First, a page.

But each of these fledgling integration efforts — and similar ones across the country — could be imperiled by obscure budget provisions written during the anti-busing backlash of the 1970s, which prohibit using federal funding for student transportation aimed at racial desegregation. The rules have been embedded in every education spending bill since at least 1974, as Rep. Bobby Scott of Virginia pointed out in September when he tried unsuccessfully to remove the provisions from the latest appropriations bill.

The rules are “a relic of an ugly history when states and school districts across the nation resisted meaningful integration,” said Scott, the top Democrat on the House education committee, during a floor speech where he called the persistence of the rules “morally reprehensible.”

After Scott’s amendment to eliminate the provisions was blocked, advocates are now working behind the scenes to convince members of the Senate from both parties to strike the rules from the latest spending bill during negotiations. More than 40 integration advocates and experts have signed onto a letter to lawmakers calling for the anti-busing language to be removed, and members of that coalition plan to meet with lawmakers in the coming days.

Advocates are especially worried about funding for magnet programs, like those in Miami and the South Carolina district, which rely on special science or art offerings or rigorous academic courses to draw students of different races into the same school — a choice-based approach that has become the primary way districts now pursue desegregation.

This is the first year districts that receive federal magnet-school grants are allowed to spend some of that money on transportation, after Congress changed the rules as part of its education-law overhaul in 2015. Among the 32 districts that received a total of nearly $92 million in magnet grants this year, at least six plan to use some of that money for transportation, according to their applications.

Now, just as those funds are about to flow to busing — which many families insist upon before they will enroll their children in magnet schools across town — the decades-old spending restriction could cut them off, advocates warn.

That could create a major problem for districts like Miami-Dade County.

It hopes to attract students from across the district to three heavily black and Hispanic schools by launching magnet programs that focus on zoology, cybersecurity, and mobile-app development, according to its application. To pull that off, it requested $245,000 for buses next year since, as the application notes, the “most limiting factor” for many families is “the cost associated with transporting their child to the magnet school.”

The district in Lake City, South Carolina wants to pull new families from different neighborhoods into an elementary school and a middle school that suffer from sagging enrollment and intense poverty. Previous recruitment efforts that didn’t provide transportation amounted to “failed attempts,” the district said in its application.

However, if the anti-busing provisions are not removed from the next federal spending bill, they would cancel out the new rule allowing those districts to spend some of their magnet money on transportation (though districts could still use local funds to fill in the gap). As such, magnet-school representatives are pushing hard for lawmakers to remove the provisions during budget negotiations.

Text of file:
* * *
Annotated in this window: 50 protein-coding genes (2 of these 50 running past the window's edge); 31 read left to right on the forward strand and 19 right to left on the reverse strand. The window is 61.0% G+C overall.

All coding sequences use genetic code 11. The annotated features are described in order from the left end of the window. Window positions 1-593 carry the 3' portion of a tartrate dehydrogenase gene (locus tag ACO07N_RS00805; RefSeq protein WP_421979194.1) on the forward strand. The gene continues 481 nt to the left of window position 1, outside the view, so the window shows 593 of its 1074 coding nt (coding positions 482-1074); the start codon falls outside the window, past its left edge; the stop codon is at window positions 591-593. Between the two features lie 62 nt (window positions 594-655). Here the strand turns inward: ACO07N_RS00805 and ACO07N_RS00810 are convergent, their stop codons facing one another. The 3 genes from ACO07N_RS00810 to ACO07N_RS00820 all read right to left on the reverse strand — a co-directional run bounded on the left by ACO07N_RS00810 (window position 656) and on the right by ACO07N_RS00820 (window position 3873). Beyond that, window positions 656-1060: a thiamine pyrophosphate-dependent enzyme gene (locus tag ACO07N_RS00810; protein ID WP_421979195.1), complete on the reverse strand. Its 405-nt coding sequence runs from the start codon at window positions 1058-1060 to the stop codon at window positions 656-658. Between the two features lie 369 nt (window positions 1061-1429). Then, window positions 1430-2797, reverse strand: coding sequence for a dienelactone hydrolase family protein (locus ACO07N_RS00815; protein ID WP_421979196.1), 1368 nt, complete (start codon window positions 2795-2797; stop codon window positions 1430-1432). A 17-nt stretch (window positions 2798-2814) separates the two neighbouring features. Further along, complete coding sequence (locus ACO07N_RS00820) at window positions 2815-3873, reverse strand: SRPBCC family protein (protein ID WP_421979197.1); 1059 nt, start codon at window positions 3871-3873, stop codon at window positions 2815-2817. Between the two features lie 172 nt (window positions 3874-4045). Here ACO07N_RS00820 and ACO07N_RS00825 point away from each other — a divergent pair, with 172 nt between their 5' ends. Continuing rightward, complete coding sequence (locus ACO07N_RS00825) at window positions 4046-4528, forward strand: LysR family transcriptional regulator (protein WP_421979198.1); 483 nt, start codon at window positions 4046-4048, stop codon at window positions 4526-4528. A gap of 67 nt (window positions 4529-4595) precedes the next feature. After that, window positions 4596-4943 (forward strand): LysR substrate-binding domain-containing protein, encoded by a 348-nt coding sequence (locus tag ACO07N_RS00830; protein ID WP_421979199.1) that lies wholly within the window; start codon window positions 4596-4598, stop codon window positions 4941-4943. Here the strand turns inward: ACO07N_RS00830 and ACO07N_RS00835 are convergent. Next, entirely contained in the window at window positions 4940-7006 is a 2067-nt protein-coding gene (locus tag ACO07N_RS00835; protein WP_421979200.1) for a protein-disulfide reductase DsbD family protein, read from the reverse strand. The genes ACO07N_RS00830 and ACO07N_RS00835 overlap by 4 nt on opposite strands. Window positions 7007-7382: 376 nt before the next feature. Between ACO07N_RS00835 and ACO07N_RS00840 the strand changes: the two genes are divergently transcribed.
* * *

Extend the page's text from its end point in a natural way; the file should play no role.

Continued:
“We’re hoping this doesn’t see the light of day,” said John Laughner, legislative and communications manager at Magnet Schools of America, an association of magnets from across the country. He plans to discuss the issue with lawmakers next week.

Beyond magnet schools, other desegregation efforts could be undercut by the anti-busing provision, which was included in a spending bill for fiscal year 2018 that the House approved and one the Senate has yet to vote on.

At least one state — New York — listed socioeconomic and racial integration among the ways it could intervene in low-performing schools under the new federal education law. In addition, New York officials announced a grant program this week where up to 30 districts will receive federal money to develop integration plans.

Advocates fear the anti-busing rule could disrupt any of those plans that require transportation and aim to reduce racial segregation. (New York education officials said they did not want to speculate on the impact of a spending bill that hasn’t been approved.)

A Democratic Congressional aide who has studied the issue said the provision could even block federal funding for planning or public outreach around desegregation programs that involve busing, not just busing itself.

Either way, advocates say the provision could dissuade districts from using the new education law, the Every Student Succeeds Act, to pursue integration — even though research suggests that student achievement on tests and other measures improve when they attend less segregated schools.

“We shouldn’t have this,” said Philip Tegeler, a member of the National Coalition on School Diversity, which is leading the charge to remove the restriction. He added that the provision stemmed from mandatory desegregation busing of an earlier era: “It’s clearly an anachronism that doesn’t really fit any more with what states and districts are doing voluntarily.”

A U.S. education department spokeswoman said Secretary Betsy DeVos would be bound to enforce any funding prohibitions that Congress approves, though she noted that state and local funds are not subject to the same restrictions.

Negotiators from the House and Senate must still agree on a single spending bill, which would go before the full Congress for a vote. Until then, lawmakers have voted to temporarily extend 2017 spending levels through December. It’s possible Congress will pass another extension then, meaning a final deal — and a decision on the anti-busing language — may not arrive until early next year.

In the meantime, advocates are pressing lawmakers like Sen. Lamar Alexander, the Republican chairman of the Senate education committee who helped craft ESSA, with the argument that the anti-busing provision limits the flexibility and local control the law was meant to provide districts.